The Voice of OC has a blockbuster story today from an auditor who declined to submit a bid to conduct the Great Park Foresnic Audit on the grounds that the project was not independent and was designed to lead to a biased conclusion. We’ve been saying all along, this audit was a taxpayer-funded withhunt designed to provide political material for Irvine’s Republican slate which won a narrow victory last November.
From the story:
But the April 18, 2013 letter from Kim Onisko, which was obtained by Voice of OC, represents the first time that an ostensibly independent player in the drama has come forward to claim potential bias.
“I couldn’t point to any one thing, it was just my sense of smell,” said Onisko, of Long Beach-based Onisko & Scholz, in a recent interview with Voice of OC. “My sense that it was going to become a major political issue… I didn’t feel that I would be able to be independent.”
In 2012, Onisko conducted an audit of the park that found no “significant or material findings.” Onisko said past audits have encountered “natural friction” between “competing stakeholders.”
Without a set of procedures mutually agreed upon by those involved and under consulting standards of the American Institute of CPAs, the auditor “would find it difficult, if not impossible, to render an objective opinion,” the letter states.
The City’s public information office offered this explanation to TheLiberalOC to counter the Voice of OC story:
- The City had a good numerical response to the RFP; there were five qualified proposals submitted. (An RFP is posted on the City’s website where numerous firms receive notification, and the only way to know who declined and for what reason would be if those firms contacted the City.)
- There was no response to the Onisko letter as it is not customary for staff to respond to such letters.
- Two months before Onisko’s letter that suggests that a CPA firm assist in the RFP, City staff had contracted with a CPA firm to assist with the development of the scope of services for the RFP.
- The City Council took the RFP under consideration as an agenda item and approved the RFP, including the scope of services for issuance.
- Although Onisko may not have agreed with the City’s scope of services as set forth in the RFP document, staff followed all appropriate procedures in conducting the formal RFP solicitation process. That included using a CPA firm to provide guidance with scope of services development and receiving approval from the City Council prior to the RFP issuance.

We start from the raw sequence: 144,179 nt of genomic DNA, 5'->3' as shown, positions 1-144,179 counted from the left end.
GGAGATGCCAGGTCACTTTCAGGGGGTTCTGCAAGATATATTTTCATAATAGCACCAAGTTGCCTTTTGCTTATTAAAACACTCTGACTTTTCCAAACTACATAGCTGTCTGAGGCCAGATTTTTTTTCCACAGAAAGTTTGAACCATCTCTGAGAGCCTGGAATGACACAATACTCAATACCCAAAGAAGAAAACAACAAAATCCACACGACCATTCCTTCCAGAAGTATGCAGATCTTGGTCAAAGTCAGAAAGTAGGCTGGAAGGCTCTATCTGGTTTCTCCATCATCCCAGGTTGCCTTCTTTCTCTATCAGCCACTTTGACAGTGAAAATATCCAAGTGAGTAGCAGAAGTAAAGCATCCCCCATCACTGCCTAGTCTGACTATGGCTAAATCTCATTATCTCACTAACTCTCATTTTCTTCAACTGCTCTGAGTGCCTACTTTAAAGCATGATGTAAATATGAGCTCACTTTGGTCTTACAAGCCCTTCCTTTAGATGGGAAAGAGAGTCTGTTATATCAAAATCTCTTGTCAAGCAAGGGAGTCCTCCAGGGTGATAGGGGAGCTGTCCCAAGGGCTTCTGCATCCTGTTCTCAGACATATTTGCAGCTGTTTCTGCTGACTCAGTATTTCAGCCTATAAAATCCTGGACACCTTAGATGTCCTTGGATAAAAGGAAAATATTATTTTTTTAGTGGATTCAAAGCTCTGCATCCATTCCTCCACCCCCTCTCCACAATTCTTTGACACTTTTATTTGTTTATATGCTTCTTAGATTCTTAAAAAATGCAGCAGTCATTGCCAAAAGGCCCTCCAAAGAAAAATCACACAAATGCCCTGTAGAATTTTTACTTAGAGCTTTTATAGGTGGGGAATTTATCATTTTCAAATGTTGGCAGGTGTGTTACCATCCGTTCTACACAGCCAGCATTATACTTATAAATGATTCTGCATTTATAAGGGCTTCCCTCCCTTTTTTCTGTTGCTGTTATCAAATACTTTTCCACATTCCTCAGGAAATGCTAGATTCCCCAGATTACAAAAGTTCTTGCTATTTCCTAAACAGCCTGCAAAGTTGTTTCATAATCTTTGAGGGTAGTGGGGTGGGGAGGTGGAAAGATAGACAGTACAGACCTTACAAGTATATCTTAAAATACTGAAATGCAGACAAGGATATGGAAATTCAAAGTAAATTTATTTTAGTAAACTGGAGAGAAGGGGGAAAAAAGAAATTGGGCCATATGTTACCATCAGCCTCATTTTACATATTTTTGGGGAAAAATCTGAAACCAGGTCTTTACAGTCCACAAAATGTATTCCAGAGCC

From the VOC story:
Christina Shea, a Republican councilwoman, said she found the letter “very odd” because consultants rarely criticize the government agency when they decline to bid. She questioned whether the auditor had relationships with someone involved, like a former Great Park board member.
“If [Onisko] didn’t have the tenacity or the wherewithal to be independent and not political, then I’m very glad we did not ever use him,” Shea said. “For a CPA firm to make a statement like that… I find that very unprofessional.”
Onisko said he didn’t have relationships with any of the consultants who had done work on the park project. He said he wrote the letter because he recalled the city asking those who decided not to bid to explain why not.
I’m always amused when Shea declares something unprofessional; sort of like threatening her political critics with lawsuits for sharing emails she believed to be confidential. Reem denied the city asked for feedback from auditors, but it’s certainly possible someone else from the city asked Onisko for that information.
“The City of Irvine has spent more than $1.5 million and nearly two years on an investigation of the Great Park that has not produced any tangible, evidence-based results. In addition to many problems with the so-called audit – lack of transparency, refusal to publicly release information, political motivations – this new information proves that it was biased from the beginning,” said Paul Najar of Gafcon. “Despite receiving these concerns from a well-known and reputable auditing firm, the City of Irvine moved forward with the flawed RFP, leading to the issue of today – millions of dollars spent, no credible evidence and the good reputation of the many consultants involved with the Park skewered.”
Of course the audit is biased and not at all transparent. Auditors and lawyers in the case report directly to a two person committee of Mayor Pro Tem Jeff Lalloway and Shea who make decisions on the process of the investigation without a vote of the council. Hardly transparent.
The final report is to be released in March and the estimate of the final cost of likely $1.5 million — way over the original $240K it was supposed to cost and be finished within six months.